How “The Why” of our work becomes important.

I recently had a case where I believe “the system” failed a youth that I am working with. I also have been reading other blogs exposing errors in both the medical and mental health professions. I wanted to provide some insight about when the “system fails” what that looks like from my perspective. It seems like system failure covers a wide range of actions from someone feeling they got bad advice to rare cases of death. As a licensed professional and member of an organization, if a formal complaint is filed then also a wide range of actions can happen.

Things get tricky when a formal complaint is not filed and someone feels as though they have been treated unfairly.  If it is not me being “unfair,” and if I agree then I will help a parent file a formal complaint. This is one of my favorite parts of my job: to hold other systems accountable for taking advantage of or not following due process with my clients.  If it is me I will talk with them individually, process it, and try to work it out. For instance, calling Child Protective Services on a family is often viewed as “unfair” but I educate the family about this process. It is not a guarantee, but the more information we give our clients the fewer “failures” we will have. Sometimes we just take for granted that not everyone knows about “why we are doing what we do.”  I am often guilty of this as well. I don’t always explain the why of my work to families but I will try to make an effort to do so. It is a critical step of informed consent, making individuals and their families aware of the treatment options and allowing them to make a choice.

Sometimes the “why” is based on law or policy and choice is taken out of peoples hands. When persons become a danger to themselves, others, and/or can’t care for themselves the waters get muddy and quick. Intense feelings happen and all logic goes out the window.  As in the case with calling child protective services, it is my opinion explaining the the why of our work becomes important. We don’t always do this with individuals and families in crisis.  We often take for granted that they know the rules for things such as “least restrictive environment”, medication over objection, restraint, or involuntary admission. As professionals we need to educate clients and families about these things.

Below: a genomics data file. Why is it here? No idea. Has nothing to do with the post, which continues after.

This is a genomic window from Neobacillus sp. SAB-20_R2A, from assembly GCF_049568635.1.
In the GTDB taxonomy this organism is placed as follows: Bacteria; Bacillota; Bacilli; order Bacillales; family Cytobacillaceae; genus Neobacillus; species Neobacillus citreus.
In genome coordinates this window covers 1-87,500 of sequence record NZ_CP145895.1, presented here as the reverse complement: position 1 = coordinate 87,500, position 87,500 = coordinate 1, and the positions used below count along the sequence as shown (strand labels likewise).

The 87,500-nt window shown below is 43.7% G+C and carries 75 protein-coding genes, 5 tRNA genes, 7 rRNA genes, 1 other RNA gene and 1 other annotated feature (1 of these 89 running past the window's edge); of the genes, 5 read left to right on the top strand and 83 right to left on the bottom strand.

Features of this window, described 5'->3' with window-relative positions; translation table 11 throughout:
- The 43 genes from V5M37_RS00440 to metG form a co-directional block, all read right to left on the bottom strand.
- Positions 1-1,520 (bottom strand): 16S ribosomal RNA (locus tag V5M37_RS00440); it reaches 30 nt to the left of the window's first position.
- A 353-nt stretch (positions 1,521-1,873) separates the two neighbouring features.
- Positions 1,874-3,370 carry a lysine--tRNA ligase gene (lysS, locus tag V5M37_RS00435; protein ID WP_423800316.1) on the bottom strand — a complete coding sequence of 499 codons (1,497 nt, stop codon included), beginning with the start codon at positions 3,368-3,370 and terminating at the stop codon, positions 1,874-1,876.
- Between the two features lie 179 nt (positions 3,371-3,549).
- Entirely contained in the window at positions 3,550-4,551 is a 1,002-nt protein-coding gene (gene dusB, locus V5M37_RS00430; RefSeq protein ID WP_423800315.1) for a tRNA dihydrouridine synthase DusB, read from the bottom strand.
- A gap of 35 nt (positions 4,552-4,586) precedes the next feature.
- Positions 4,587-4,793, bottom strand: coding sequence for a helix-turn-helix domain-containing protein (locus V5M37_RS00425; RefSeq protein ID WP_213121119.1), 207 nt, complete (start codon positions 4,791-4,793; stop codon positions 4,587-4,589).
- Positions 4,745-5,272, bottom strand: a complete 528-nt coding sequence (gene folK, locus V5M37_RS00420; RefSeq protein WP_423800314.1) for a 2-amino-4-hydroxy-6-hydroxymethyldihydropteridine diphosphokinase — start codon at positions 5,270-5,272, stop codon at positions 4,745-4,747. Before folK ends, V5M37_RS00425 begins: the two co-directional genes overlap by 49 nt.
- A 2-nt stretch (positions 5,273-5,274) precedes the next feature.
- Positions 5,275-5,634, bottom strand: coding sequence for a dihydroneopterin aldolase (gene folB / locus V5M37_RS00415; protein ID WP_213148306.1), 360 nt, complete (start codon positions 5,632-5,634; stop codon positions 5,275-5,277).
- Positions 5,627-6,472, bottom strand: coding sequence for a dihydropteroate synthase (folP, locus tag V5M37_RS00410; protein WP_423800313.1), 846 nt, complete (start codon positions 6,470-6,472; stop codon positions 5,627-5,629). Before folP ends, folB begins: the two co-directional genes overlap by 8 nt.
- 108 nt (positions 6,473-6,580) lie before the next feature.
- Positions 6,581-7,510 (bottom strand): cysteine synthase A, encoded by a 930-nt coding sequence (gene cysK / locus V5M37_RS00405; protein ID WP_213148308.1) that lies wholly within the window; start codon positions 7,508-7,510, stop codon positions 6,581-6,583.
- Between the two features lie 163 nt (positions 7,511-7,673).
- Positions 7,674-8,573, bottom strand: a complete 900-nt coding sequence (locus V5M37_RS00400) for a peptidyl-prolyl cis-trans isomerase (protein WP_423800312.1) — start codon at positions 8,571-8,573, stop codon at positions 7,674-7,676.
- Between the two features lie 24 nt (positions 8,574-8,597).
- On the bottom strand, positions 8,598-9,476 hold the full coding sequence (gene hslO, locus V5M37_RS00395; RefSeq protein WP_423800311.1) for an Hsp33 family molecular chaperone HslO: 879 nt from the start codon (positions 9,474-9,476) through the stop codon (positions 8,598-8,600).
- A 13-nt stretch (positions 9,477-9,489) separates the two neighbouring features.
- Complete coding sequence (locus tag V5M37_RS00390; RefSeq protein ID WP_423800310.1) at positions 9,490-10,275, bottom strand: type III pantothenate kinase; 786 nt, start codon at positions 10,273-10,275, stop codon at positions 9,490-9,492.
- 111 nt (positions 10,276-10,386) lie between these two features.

My case currently is returning four siblings to their father after being in foster care for 6 years. My client has intense mental health needs. I understand the father has his rights but to my client his father appears to be a stranger. In his current foster care arrangement they have built stability, consistency, and healed from a lot of trauma . I feel that uprooting them from this is a failure to them. In the eyes of the law their father has still not done anything wrong. This is a hard pill to swallow but I will. I puzzled about the why, advocated against the why, but now I have to accept the why.  I am not thrilled about this but I will try to make it successful and continue to advocate for my client.

We don’t always have to like the why, but it sometimes needs to be explained.  I struggled to understand the legal mandate versus my client’s mental health needs. Families experience the same thing about their loved ones. Sometimes it requires repetition but we need to constantly educate and remind ourselves about the why.  Also let’s work more on explaining the why across different systems. For instance the addiction “why” is different than the mental health “why.” The special education system “why” is different then the mental health “why.”  In my estimation this might reduce some of the system failures. It is working together and respecting our clients, their families, and our colleagues. Let’s explain the why the best we can.

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